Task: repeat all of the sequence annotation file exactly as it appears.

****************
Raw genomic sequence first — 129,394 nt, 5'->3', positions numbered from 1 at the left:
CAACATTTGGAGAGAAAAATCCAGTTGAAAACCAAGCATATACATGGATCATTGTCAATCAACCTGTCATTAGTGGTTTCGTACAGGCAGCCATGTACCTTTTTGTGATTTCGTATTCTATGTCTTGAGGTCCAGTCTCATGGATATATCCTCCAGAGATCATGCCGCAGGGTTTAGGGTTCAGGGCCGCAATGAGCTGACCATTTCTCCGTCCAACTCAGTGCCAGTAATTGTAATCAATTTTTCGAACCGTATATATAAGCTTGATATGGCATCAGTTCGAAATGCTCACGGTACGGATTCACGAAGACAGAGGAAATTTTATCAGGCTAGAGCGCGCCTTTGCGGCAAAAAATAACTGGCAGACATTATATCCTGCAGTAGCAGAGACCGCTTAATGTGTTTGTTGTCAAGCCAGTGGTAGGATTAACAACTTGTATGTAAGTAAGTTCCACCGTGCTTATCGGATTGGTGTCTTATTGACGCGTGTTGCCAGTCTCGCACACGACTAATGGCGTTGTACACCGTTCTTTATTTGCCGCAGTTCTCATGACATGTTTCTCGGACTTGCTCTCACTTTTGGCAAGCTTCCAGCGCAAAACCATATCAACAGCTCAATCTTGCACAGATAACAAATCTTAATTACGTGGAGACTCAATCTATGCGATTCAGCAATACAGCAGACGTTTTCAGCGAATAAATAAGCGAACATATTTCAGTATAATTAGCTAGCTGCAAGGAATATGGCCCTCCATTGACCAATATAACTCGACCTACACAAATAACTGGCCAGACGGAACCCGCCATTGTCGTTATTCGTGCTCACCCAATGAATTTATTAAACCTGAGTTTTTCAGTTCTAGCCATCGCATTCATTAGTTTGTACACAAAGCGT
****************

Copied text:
Raw genomic sequence first — 129,394 nt, 5'->3', positions numbered from 1 at the left:
CAACATTTGGAGAGAAAAATCCAGTTGAAAACCAAGCATATACATGGATCATTGTCAATCAACCTGTCATTAGTGGTTTCGTACAGGCAGCCATGTACCTTTTTGTGATTTCGTATTCTATGTCTTGAGGTCCAGTCTCATGGATATATCCTCCAGAGATCATGCCGCAGGGTTTAGGGTTCAGGGCCGCAATGAGCTGACCATTTCTCCGTCCAACTCAGTGCCAGTAATTGTAATCAATTTTTCGAACCGTATATATAAGCTTGATATGGCATCAGTTCGAAATGCTCACGGTACGGATTCACGAAGACAGAGGAAATTTTATCAGGCTAGAGCGCGCCTTTGCGGCAAAAAATAACTGGCAGACATTATATCCTGCAGTAGCAGAGACCGCTTAATGTGTTTGTTGTCAAGCCAGTGGTAGGATTAACAACTTGTATGTAAGTAAGTTCCACCGTGCTTATCGGATTGGTGTCTTATTGACGCGTGTTGCCAGTCTCGCACACGACTAATGGCGTTGTACACCGTTCTTTATTTGCCGCAGTTCTCATGACATGTTTCTCGGACTTGCTCTCACTTTTGGCAAGCTTCCAGCGCAAAACCATATCAACAGCTCAATCTTGCACAGATAACAAATCTTAATTACGTGGAGACTCAATCTATGCGATTCAGCAATACAGCAGACGTTTTCAGCGAATAAATAAGCGAACATATTTCAGTATAATTAGCTAGCTGCAAGGAATATGGCCCTCCATTGACCAATATAACTCGACCTACACAAATAACTGGCCAGACGGAACCCGCCATTGTCGTTATTCGTGCTCACCCAATGAATTTATTAAACCTGAGTTTTTCAGTTCTAGCCATCGCATTCATTAGTTTGTACACAAAGCGT